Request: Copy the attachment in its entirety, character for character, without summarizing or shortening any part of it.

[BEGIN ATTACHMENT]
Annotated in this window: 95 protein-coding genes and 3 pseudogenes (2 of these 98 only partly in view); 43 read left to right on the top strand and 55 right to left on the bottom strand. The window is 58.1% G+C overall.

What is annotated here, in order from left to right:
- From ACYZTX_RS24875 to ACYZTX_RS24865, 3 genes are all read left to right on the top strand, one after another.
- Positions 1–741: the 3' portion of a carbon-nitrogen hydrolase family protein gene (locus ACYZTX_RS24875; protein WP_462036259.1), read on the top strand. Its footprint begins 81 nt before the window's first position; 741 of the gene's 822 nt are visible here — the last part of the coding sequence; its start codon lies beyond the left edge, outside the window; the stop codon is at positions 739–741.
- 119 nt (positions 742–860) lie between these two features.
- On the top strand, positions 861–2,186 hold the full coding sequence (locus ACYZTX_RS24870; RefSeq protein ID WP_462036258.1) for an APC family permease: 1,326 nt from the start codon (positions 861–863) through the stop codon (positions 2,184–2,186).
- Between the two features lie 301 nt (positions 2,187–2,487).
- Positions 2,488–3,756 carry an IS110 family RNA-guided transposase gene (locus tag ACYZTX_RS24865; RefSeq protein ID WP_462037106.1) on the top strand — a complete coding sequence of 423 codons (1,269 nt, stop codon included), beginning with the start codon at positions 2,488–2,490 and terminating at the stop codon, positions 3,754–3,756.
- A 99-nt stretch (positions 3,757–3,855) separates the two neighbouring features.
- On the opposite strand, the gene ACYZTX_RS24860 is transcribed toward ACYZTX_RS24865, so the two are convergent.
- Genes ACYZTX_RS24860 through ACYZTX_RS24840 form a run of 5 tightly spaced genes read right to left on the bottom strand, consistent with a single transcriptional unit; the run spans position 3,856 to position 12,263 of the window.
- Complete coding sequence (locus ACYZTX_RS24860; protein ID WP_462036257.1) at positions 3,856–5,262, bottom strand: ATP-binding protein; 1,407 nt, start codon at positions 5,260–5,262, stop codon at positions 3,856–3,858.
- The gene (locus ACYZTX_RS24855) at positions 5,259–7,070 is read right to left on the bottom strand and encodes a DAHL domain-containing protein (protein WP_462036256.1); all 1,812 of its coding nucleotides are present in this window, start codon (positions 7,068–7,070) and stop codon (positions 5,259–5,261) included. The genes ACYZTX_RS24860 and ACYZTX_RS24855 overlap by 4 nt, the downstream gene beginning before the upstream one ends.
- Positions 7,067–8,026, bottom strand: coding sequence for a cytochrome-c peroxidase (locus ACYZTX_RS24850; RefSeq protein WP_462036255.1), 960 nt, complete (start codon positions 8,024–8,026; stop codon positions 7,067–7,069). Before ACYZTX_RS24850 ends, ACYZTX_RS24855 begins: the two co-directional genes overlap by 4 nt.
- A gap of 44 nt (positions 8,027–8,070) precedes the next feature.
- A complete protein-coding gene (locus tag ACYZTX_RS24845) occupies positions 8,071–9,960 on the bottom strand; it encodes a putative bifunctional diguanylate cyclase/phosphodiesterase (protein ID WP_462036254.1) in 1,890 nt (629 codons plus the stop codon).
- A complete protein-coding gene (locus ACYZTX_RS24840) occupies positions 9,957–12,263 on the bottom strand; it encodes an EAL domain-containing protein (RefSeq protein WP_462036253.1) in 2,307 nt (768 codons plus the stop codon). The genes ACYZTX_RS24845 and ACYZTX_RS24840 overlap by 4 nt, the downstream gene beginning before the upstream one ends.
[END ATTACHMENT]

Annotated in this window: 95 protein-coding genes and 3 pseudogenes (2 of these 98 only partly in view); 43 read left to right on the top strand and 55 right to left on the bottom strand. The window is 58.1% G+C overall.

What is annotated here, in order from left to right:
- From ACYZTX_RS24875 to ACYZTX_RS24865, 3 genes are all read left to right on the top strand, one after another.
- Positions 1–741: the 3' portion of a carbon-nitrogen hydrolase family protein gene (locus ACYZTX_RS24875; protein WP_462036259.1), read on the top strand. Its footprint begins 81 nt before the window's first position; 741 of the gene's 822 nt are visible here — the last part of the coding sequence; its start codon lies beyond the left edge, outside the window; the stop codon is at positions 739–741.
- 119 nt (positions 742–860) lie between these two features.
- On the top strand, positions 861–2,186 hold the full coding sequence (locus ACYZTX_RS24870; RefSeq protein ID WP_462036258.1) for an APC family permease: 1,326 nt from the start codon (positions 861–863) through the stop codon (positions 2,184–2,186).
- Between the two features lie 301 nt (positions 2,187–2,487).
- Positions 2,488–3,756 carry an IS110 family RNA-guided transposase gene (locus tag ACYZTX_RS24865; RefSeq protein ID WP_462037106.1) on the top strand — a complete coding sequence of 423 codons (1,269 nt, stop codon included), beginning with the start codon at positions 2,488–2,490 and terminating at the stop codon, positions 3,754–3,756.
- A 99-nt stretch (positions 3,757–3,855) separates the two neighbouring features.
- On the opposite strand, the gene ACYZTX_RS24860 is transcribed toward ACYZTX_RS24865, so the two are convergent.
- Genes ACYZTX_RS24860 through ACYZTX_RS24840 form a run of 5 tightly spaced genes read right to left on the bottom strand, consistent with a single transcriptional unit; the run spans position 3,856 to position 12,263 of the window.
- Complete coding sequence (locus ACYZTX_RS24860; protein ID WP_462036257.1) at positions 3,856–5,262, bottom strand: ATP-binding protein; 1,407 nt, start codon at positions 5,260–5,262, stop codon at positions 3,856–3,858.
- The gene (locus ACYZTX_RS24855) at positions 5,259–7,070 is read right to left on the bottom strand and encodes a DAHL domain-containing protein (protein WP_462036256.1); all 1,812 of its coding nucleotides are present in this window, start codon (positions 7,068–7,070) and stop codon (positions 5,259–5,261) included. The genes ACYZTX_RS24860 and ACYZTX_RS24855 overlap by 4 nt, the downstream gene beginning before the upstream one ends.
- Positions 7,067–8,026, bottom strand: coding sequence for a cytochrome-c peroxidase (locus ACYZTX_RS24850; RefSeq protein WP_462036255.1), 960 nt, complete (start codon positions 8,024–8,026; stop codon positions 7,067–7,069). Before ACYZTX_RS24850 ends, ACYZTX_RS24855 begins: the two co-directional genes overlap by 4 nt.
- A gap of 44 nt (positions 8,027–8,070) precedes the next feature.
- A complete protein-coding gene (locus tag ACYZTX_RS24845) occupies positions 8,071–9,960 on the bottom strand; it encodes a putative bifunctional diguanylate cyclase/phosphodiesterase (protein ID WP_462036254.1) in 1,890 nt (629 codons plus the stop codon).
- A complete protein-coding gene (locus ACYZTX_RS24840) occupies positions 9,957–12,263 on the bottom strand; it encodes an EAL domain-containing protein (RefSeq protein WP_462036253.1) in 2,307 nt (768 codons plus the stop codon). The genes ACYZTX_RS24845 and ACYZTX_RS24840 overlap by 4 nt, the downstream gene beginning before the upstream one ends.